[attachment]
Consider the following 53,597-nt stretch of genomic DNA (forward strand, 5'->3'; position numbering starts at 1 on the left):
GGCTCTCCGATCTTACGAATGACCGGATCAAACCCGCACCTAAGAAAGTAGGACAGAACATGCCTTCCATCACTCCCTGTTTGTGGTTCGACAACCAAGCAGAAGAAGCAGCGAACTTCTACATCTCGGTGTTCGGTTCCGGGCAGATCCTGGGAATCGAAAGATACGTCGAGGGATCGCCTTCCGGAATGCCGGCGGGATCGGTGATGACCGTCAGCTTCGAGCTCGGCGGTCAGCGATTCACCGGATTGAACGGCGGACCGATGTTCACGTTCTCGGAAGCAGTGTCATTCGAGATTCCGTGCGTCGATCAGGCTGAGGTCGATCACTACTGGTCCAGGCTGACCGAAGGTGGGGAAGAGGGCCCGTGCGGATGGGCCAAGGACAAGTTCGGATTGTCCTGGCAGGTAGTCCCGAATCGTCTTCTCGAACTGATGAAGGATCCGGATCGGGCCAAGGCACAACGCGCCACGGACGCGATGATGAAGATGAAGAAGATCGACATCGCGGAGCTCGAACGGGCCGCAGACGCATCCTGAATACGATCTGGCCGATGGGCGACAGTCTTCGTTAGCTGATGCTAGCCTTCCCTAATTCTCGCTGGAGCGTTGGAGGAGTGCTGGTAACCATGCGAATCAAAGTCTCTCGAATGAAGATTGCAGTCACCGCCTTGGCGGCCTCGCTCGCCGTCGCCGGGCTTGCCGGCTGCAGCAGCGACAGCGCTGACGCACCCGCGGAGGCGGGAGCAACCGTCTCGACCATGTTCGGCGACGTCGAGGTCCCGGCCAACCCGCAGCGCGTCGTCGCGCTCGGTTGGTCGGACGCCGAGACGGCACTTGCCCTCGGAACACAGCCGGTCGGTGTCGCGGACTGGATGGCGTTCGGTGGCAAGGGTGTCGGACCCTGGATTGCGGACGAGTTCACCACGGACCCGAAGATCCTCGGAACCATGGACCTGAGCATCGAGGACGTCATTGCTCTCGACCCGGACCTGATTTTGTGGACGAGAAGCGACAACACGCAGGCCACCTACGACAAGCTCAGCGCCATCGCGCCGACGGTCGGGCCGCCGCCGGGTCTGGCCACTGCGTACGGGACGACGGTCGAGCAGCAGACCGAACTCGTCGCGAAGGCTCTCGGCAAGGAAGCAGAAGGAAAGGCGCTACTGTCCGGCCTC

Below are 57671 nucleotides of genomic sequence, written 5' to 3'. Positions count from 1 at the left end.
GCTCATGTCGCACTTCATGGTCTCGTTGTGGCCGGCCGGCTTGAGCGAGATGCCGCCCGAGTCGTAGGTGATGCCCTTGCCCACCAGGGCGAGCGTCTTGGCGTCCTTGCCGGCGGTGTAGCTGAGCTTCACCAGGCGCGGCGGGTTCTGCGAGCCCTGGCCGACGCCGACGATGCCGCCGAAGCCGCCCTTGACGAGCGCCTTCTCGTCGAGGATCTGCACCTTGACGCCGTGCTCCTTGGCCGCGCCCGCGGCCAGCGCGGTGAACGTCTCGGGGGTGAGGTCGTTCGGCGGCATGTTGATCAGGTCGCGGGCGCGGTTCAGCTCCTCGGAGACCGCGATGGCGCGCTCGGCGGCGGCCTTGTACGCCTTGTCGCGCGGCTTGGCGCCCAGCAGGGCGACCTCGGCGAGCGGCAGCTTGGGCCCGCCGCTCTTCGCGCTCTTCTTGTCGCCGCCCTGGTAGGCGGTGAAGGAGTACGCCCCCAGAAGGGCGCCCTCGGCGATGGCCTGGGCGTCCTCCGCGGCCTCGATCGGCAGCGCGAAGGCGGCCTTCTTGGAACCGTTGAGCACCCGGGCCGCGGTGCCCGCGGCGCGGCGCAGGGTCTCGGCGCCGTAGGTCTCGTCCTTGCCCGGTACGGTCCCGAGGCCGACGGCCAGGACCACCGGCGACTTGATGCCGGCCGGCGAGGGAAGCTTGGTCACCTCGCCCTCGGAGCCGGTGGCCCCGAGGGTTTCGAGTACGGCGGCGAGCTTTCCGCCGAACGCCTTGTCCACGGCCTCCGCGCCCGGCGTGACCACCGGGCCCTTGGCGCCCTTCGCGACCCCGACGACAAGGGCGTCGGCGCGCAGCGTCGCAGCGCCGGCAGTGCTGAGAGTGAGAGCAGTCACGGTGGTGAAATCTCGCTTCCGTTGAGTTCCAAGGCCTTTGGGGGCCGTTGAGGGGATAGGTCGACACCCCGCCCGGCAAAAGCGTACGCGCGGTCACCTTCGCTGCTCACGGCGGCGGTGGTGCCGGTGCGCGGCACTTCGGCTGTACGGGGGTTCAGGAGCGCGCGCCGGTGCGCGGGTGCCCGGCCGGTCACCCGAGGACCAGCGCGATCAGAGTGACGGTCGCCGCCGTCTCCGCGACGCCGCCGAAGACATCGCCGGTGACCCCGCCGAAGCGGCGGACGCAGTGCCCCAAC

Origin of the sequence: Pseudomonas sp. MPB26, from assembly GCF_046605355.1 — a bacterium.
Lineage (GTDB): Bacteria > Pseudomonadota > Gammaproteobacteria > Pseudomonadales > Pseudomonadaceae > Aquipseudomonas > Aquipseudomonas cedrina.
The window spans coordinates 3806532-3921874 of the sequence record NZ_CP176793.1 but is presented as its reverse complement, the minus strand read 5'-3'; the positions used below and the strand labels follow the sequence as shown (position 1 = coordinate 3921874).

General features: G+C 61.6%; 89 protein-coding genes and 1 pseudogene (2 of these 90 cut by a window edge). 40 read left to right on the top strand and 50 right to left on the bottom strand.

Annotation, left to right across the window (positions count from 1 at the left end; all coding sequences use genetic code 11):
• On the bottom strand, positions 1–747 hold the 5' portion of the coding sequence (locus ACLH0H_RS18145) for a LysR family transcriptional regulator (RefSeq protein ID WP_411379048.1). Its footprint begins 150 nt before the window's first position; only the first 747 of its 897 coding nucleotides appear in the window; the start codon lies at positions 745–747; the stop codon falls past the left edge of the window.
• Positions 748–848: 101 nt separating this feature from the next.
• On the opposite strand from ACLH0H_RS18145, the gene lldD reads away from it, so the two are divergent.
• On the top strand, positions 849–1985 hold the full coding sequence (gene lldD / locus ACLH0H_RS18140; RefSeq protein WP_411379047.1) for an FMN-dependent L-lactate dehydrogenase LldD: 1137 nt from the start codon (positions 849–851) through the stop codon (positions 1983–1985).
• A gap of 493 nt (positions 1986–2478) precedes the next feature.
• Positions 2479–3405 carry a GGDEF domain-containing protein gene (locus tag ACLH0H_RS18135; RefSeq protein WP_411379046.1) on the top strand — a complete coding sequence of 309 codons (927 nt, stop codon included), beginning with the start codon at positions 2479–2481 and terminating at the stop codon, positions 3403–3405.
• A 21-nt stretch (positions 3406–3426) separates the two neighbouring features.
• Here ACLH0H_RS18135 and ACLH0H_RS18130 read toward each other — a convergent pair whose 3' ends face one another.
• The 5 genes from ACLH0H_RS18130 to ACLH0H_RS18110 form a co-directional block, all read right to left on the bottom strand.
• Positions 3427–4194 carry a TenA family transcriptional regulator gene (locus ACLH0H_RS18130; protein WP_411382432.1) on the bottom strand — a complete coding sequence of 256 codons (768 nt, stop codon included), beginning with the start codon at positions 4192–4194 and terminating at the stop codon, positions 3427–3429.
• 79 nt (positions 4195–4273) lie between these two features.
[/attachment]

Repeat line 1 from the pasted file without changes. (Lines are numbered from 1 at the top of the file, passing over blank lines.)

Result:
Consider the following 53,597-nt stretch of genomic DNA (forward strand, 5'->3'; position numbering starts at 1 on the left):